I first met Chuk Fowler at Punk Rock movie night back in 2003. I have no idea what movie we watched that night but I remember the exact moment I became friends with Chuk: the moment I met him.
Chuk had this huge personality that seemed to creep inside you and made you a part of him whether you wanted it or not. To me being friends with Chuk was a privilege and I would have done anything for the guy. I even bought a van so we could go on adventures together since he couldn’t fit in my tiny car.
I want people to know Chuk as I knew him and that’s why Chris Woodall and I are making our comic, Chuk: Dawn of the Defiler.
I know Chuk is drifting through space right now with an iPod full of Black Sabbath in one hand and a big hunk of the moon in the other laughing at me for being sappy and crying as I write this. “Crumple.”
--- Justin Steele
I had the pleasure of getting to know Chuk and the other members of Wizards of Ghetto Mountain back after I had started doing flyers for the V Club. I did some flyers featuring them, then they asked me to take some photos of them in front of my Hunter S. Thompson mural, and after that we started becoming friends.
Chuk was one of those immediately likeable people. He wasn’t afraid to talk to anybody about anything and he usually used humor as the great equalizer. He had the ability to get anybody to laugh about the crudest/grossest things, riffing jokes into hilariously dark places, and he was usually the one laughing the loudest.
Not only was Chuk a hilarious, imaginative, and intelligent human, he was also a talented musician who could sing, play the guitar, and the drums. He was a huge fan of music in general, and loved making it as much as he loved listening to it.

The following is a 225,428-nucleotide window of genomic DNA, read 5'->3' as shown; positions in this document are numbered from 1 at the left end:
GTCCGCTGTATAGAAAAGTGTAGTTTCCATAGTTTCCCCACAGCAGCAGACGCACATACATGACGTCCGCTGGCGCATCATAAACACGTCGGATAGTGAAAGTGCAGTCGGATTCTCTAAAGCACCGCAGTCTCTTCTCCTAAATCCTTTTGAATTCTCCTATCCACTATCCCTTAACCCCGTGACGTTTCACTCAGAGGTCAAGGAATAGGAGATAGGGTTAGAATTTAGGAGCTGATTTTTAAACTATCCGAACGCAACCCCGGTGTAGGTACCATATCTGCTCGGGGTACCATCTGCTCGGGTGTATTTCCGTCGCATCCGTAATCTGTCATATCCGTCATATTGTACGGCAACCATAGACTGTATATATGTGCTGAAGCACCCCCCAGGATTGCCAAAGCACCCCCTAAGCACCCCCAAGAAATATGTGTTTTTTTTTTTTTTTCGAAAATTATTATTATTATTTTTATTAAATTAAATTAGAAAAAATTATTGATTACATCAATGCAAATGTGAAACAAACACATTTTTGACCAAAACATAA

A formidable front man in Wizards of Ghetto Mountain (among others), a rapper under the name of DJ Gilbert Grape’s Mom, and even I was lucky enough to jam with him (and Garrett, Luke, and Blair) for the summer of 2012 in our project “Siege Perilous” in which he played drums. We all mainly just hung out and made mighty space jams, which none of us could remember from week to week. Chuk would always say “Alright, I’m gonna do some big Dale Crover s*** on this” and then he would just go into disco beats. His sense of humor definitely spilled over into his musical endeavors. The project never did get to play out live, but I am eternally grateful to have those experiences.
In the large scheme of things, we weren’t really friends that long and I know I didn’t know him as well as others did, but I truly loved that dude. He just made you feel better when you were around him. Frowning was impossible. Before he passed, I didn’t get to see him for a while, but I heard he was doing well, trying to go back to school and recording a rap album. He genuinely seemed excited for the future.
My last experience with him was one day I was walking down 8th Street in Huntington. I was walking about 20 steps behind this unassuming middle age lady and all of a sudden I hear someone yell (over my earbuds, mind you) “SEX DOLPHIIIIIN!” from a moving car. I immediately knew who it was and looked up to this woman looking at me very awkwardly on the sidewalk. All I could do was cackle and keep on walking.
Unfortunately I didn’t get to see him again after that, but strangely enough this was the perfect coda to our friendship.
--- Jimbo Valentine